"Canada needs more aggressive action against child and family poverty because better beginnings for children ensure better opportunities over their lifetimes," says Dr. Sid Frankel, Professor of Social Work at University of Manitoba. "The CPRS requires a costed implementation plan to ensure poverty reduction targets are achieved. The implementation plan should include four elements: boosting family incomes through adequate income transfers; intervening in the labour market to create and maintain good jobs; providing high quality, accessible public services such as universal childcare, and; supporting community building in low-income communities."
"Canada needs to strengthen the CPRS in order to cut poverty in half within 5 years. This is a once in a lifetime opportunity and we cannot allow poverty eradication to skip another generation," adds Khanna.
Campaign 2000 is a non-partisan, cross-Canada network of 120 national, provincial and community partner organizations committed to working to end child and family poverty that is hosted by Family Service Toronto. For all of Campaign 2000's 2018 report cards, visit http://www.campaign2000.ca
Key Findings from the 2018 National Report Card, Bold Ambitions for Child and Family Poverty Eradication
- Nearly 1 in 5 children in Canada (19.6%) and 37.9% of First Nations children live in poverty.
- Poverty discriminates against children in families that are lone female-led, racialized, immigrant and Indigenous or affected by disabilities. One in four racialized children, one in three children of immigrants and two in five of children in lone-mother led families are in poverty, leading to persistent social and economic inequality.
- Children under 6 are more likely to live in poverty; 20.7% at the national level, up to 42.5% in Nunavut.
- One in six children in Canada are food insecure. Lacking access to adequate, safe, good-quality, nutritious food due to financial constraints.
- The poverty reduction strategy's targets will leave at least 700,000 children in poverty by 2030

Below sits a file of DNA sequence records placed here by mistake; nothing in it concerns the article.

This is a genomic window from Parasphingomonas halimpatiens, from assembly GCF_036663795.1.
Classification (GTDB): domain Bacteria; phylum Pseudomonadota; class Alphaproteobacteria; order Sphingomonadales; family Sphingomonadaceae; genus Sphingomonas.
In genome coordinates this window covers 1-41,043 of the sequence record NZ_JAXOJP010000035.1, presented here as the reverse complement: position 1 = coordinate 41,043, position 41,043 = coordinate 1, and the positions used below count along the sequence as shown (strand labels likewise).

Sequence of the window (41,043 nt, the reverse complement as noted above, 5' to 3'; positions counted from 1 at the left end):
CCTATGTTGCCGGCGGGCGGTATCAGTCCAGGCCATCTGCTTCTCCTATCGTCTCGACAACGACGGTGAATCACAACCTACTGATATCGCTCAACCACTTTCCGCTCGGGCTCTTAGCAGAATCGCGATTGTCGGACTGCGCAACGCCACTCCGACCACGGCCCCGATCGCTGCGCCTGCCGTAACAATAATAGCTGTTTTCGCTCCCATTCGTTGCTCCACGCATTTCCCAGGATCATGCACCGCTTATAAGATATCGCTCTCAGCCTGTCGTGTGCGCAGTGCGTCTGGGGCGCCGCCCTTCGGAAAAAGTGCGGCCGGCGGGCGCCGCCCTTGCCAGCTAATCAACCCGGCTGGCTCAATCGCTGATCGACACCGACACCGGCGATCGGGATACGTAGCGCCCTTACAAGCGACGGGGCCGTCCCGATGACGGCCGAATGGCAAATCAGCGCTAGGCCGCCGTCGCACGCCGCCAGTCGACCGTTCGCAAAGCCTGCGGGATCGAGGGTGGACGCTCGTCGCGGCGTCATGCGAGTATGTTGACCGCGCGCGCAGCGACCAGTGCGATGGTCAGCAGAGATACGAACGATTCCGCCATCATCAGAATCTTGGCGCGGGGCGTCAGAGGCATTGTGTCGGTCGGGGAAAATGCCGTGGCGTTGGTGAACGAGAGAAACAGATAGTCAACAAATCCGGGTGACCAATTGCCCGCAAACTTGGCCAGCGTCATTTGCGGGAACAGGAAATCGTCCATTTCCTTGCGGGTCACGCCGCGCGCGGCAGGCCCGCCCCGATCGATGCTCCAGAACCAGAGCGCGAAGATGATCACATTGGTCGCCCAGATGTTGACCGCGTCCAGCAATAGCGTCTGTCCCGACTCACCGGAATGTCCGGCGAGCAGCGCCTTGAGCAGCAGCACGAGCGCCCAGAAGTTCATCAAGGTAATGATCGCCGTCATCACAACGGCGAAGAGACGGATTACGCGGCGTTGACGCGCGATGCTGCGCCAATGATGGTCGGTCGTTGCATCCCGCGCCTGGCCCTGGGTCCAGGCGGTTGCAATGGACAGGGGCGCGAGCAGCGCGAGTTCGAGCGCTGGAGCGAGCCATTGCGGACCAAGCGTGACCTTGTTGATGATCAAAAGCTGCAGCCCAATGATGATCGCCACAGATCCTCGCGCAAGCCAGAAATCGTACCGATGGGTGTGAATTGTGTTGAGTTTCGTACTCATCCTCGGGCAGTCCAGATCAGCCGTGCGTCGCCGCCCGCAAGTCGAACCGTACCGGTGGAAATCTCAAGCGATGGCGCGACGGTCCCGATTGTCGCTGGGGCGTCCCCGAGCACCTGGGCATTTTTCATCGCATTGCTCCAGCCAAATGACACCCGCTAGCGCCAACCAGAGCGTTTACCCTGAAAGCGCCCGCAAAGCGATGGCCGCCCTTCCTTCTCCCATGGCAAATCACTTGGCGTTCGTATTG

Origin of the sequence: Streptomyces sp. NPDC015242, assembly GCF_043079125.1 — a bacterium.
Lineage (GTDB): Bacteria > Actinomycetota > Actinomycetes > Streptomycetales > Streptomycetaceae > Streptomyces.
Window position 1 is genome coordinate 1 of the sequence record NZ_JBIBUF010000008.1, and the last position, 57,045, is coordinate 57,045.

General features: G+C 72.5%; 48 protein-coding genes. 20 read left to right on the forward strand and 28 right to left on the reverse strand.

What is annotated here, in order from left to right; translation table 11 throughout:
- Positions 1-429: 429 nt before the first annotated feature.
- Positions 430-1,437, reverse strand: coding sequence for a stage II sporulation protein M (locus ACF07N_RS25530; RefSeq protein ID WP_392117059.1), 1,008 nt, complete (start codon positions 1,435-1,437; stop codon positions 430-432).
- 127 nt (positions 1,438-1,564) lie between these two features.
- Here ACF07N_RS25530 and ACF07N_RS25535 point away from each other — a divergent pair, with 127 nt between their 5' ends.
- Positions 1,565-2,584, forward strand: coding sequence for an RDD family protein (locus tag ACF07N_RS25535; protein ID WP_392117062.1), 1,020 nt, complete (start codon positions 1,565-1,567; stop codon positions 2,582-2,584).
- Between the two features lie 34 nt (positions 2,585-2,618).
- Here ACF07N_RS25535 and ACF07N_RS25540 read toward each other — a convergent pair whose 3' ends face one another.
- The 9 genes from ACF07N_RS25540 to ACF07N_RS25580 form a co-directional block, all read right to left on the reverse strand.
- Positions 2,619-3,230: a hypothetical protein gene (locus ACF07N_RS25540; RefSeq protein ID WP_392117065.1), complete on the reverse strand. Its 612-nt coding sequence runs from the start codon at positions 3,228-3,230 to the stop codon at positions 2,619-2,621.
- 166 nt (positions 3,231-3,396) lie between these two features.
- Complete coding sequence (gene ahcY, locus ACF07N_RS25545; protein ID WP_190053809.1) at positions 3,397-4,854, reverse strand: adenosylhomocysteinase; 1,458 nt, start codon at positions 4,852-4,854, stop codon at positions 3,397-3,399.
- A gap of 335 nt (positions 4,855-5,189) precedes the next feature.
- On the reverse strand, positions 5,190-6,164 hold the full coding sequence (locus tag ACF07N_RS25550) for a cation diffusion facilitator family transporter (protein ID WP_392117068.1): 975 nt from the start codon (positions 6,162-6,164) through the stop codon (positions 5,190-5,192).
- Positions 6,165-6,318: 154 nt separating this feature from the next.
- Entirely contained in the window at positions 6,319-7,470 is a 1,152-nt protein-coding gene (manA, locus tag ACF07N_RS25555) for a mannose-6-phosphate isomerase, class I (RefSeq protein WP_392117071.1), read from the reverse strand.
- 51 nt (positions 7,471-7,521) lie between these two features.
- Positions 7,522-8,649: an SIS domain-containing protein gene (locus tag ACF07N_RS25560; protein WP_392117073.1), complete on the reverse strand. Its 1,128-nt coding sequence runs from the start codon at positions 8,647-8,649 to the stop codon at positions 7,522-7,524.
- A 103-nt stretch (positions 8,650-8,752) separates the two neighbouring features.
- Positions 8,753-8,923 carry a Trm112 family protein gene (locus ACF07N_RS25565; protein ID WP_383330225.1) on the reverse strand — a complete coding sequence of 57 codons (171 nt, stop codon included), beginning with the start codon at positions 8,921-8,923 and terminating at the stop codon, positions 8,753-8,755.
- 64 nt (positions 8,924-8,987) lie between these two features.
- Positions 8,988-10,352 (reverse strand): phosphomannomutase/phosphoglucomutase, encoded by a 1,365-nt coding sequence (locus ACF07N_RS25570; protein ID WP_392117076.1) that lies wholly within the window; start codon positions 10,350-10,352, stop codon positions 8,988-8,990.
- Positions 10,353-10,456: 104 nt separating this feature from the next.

- Canada still needs a national childcare program. There are only enough regulated child care spaces to cover 29% of children aged 0 – 5 years old.
- The Canada Child Benefit is reducing poverty and material deprivation – child poverty rates down by up to 18% according to the Market Basket Measure
- Canada needs a good jobs strategy and decent wages: The federal government should lead by example and restore a $15/hour minimum wage for workers in federally regulated industries and improve the accessibility of Employment Insurance
- Government transfers prevent poverty: nearly 860,000 additional children would live in poverty without transfers.
SOURCE Campaign 2000
For further information: National Report Card: Anita Khanna -National Coordinator, Campaign 2000, 416-788-3439 (cell), AnitaKH@familyservicetoronto.org; Liyu Guo -Campaign 2000, 416-624-1885 (cell) or 416-595-9230, ext. 244 (office), firstname.lastname@example.org; Porte-parole français disponible Rachel Gouin: 613-791-0361 (cell); Provincial Report Cards: British Columbia - Adrienne Montani, First Call: BC Child and Youth Advocacy Coalition, 604-709-6970; email@example.com; Alberta -- Joel French, Public Interest Alberta, 780-420-0471 (office), 780-893-9379 (cell), firstname.lastname@example.org; Saskatchewan - Miguel Sanchez, Social Policy Research Unit, University of Regina, 306-585-4848; Manitoba - Sid Frankel, University of Manitoba, 204-295-3749 (cell), Sid.Frankel@umanitoba.ca; Ontario - Fatima Altaf, Ontario Campaign 2000, 416-595-9230, ext. 241, email@example.com; New Brunswick - Randy Hatfield, Saint John Human Development Council, 506-645-1145, firstname.lastname@example.org; Prince Edward Island - Mary Boyd, PEI Coalition for a Poverty Eradication Strategy, 902-892-9074 or 902-388-2693 (cell)